The Problem
For the past three years on average, 40% of 4th graders across Washington State did not meet standards on the math portion of the Washington State Assessment of Student Learning (WASL) test. Scores for students in the most economically challenged and diverse communities in the state were far less, averaging around 70% failure rates.

These statistics are similar in the Seattle School district. Only 53% of 4th graders in the Seattle School District have met standards on the math portion of the WASL. The schools in south and central Seattle, some of the most economically challenged areas, averaged only 33% with some schools less than 20%.

The Latest Data:

*Source: OSPI, Office of Superintendent of Public Instruction

Why Does This Problem Exist?

As with many difficult large scale challenges, there is not a single cause for the poor achievement in mathematics in Washington State elementary schools. Similarly, there is not a single magic bullet answer that will fix it. To fully rectify this complex problem, multi-dimensional efforts across the entire educational community, funded at the local, state and national level are required.

In the meantime, there are steps that individual school communities (and even entire districts) can take, on their own, to help reverse the trends. These steps were tested and proven successful with literary initiatives two decades ago.

More Time Engaging in Fun Mathematics

Imagine if… the only time an elementary aged child was encouraged to read was during the 45 minutes of reading class time in school. Would she be a strong reader and lover of books by the time she reached high school?

Imagine if… the only time a child was invited to do math was during math class time at school. Would he really love and understand math by the time he was in high school? Would he ever dream of a career associated with math, such as engineering, architecture or financial analysis?

Whereas the first statement regarding reading seems completely absurd, unfortunately the statement about math is a fact across most of America. Elementary students spend almost no time outside of school playing with, practicing, and experimenting with math. For students in economically disadvantaged communities this truth has real consequences. Nationwide, students entering the 5th grade from lower income communities are 1.5 grade levels behind in math than students from wealthier communities. (Ref. “What if summer learning loss were an educational policy priority?” Ronald Fairchild, Nov. 2002, Executive Director, Teach Baltimore, Johns Hopkins University) A large part of this learning loss has been attributed to the lack of educational activities during school breaks and out of school time.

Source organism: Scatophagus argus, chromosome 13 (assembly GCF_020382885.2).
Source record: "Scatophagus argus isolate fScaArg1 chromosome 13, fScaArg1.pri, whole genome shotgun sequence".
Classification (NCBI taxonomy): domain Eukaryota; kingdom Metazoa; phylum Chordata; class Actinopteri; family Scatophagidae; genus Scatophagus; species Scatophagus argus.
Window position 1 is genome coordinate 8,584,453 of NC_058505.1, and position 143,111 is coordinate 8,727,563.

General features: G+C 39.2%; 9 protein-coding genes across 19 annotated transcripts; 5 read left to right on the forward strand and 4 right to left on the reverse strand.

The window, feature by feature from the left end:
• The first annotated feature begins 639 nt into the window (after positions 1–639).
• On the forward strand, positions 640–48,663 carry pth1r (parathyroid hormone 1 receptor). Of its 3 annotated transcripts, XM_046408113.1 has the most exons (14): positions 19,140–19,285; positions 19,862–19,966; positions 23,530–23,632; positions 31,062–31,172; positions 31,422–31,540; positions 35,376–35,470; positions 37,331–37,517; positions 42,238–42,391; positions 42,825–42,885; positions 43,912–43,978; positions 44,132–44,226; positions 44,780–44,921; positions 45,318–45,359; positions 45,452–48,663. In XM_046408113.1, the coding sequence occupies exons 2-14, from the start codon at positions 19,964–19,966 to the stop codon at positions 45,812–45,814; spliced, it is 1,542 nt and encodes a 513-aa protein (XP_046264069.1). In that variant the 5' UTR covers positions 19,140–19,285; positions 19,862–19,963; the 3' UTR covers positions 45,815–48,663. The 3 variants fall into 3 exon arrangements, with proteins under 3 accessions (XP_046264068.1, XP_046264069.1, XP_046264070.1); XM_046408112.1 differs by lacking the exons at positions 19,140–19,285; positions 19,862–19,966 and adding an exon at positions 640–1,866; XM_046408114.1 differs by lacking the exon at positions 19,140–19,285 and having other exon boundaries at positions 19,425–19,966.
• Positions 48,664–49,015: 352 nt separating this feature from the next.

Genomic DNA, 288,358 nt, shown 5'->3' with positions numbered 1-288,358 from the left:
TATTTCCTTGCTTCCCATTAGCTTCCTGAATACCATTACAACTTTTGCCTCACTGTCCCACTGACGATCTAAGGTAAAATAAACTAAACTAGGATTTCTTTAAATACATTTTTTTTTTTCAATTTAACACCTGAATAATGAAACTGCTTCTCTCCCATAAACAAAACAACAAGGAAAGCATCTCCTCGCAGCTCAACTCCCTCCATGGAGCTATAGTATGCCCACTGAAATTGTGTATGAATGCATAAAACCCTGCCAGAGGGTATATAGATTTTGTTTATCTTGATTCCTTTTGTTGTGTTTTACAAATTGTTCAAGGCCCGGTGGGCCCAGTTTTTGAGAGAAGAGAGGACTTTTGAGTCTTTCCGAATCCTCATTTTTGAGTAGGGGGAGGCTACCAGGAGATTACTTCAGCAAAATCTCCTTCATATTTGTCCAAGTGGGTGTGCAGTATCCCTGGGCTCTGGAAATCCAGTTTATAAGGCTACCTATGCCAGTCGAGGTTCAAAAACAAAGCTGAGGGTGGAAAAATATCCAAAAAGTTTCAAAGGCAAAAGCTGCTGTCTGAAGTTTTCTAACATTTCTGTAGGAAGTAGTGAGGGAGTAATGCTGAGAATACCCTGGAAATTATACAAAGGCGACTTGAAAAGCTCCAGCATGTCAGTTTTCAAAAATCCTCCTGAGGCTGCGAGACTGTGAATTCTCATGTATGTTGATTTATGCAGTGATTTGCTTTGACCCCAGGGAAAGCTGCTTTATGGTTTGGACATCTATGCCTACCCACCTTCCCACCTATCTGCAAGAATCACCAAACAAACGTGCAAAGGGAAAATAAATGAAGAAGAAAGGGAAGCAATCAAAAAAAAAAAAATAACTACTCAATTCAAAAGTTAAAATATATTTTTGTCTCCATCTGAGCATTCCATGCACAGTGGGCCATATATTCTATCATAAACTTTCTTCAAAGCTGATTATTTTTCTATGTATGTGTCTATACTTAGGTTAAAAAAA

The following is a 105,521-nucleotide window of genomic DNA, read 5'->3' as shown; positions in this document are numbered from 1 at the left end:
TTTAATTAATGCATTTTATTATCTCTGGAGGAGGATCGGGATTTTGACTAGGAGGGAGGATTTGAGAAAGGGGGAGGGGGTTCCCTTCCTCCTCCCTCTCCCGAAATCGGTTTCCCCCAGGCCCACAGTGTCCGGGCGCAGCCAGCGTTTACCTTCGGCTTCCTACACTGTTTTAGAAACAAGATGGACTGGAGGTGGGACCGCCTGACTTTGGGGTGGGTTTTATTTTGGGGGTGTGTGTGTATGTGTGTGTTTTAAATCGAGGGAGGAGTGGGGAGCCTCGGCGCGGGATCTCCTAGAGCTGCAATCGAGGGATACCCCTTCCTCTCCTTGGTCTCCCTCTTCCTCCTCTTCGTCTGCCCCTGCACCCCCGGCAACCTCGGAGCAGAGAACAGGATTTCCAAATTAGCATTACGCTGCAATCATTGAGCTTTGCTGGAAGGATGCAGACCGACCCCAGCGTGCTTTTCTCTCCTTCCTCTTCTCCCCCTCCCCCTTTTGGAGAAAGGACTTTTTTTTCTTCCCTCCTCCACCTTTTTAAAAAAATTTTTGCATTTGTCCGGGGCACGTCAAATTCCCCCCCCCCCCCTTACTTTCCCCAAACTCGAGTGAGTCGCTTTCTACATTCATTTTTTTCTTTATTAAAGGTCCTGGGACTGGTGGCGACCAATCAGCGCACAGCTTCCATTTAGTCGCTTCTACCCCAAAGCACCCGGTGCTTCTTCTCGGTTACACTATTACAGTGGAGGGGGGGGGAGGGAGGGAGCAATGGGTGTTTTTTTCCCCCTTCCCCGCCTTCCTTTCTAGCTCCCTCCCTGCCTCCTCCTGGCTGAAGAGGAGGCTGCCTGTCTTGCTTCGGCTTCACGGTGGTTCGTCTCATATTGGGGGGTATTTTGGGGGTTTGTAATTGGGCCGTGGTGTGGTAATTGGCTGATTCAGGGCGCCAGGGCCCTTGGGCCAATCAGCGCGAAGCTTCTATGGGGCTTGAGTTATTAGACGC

Looking at the lessons learned from the fight for literacy, we know that it takes more than a student’s 45 minutes of classroom time each school day to develop a love for a subject. Reading with parents at home, consistent visits to libraries, after school reading clubs, and a plethora of books to meet each unique child’s interests are just a few of the activities needed to immerse a child in literacy and to make them a long term reader.

The same is true for math. Children will never learn to love math if their only exposure to the subject is in their school math class. Developing interested mathematicians requires a multi-level approach that can: 1) work in the classrooms, 2) eliminate learning downtime during school breaks, 3) offer after school programs, 4) involve the families, 5) engage the whole school, and 6) support teachers in becoming better math instructors.

Beginning a Lifetime of Eager Learning and Love of Math.

Explorations in Math (EIM) is dedicated to making math engaging and fun for all elementary students. With EIM, schools can help build their students’ confidence, skills, and conceptual understanding of mathematics through:

  • Dedicated opportunities to practice, experiment with, and explore mathematics outside of the classroom. 
  • Math programs that engage the entire school community including families, teachers and administrators.
  • Interactive hands-on lessons in the classroom that heighten student interest in math.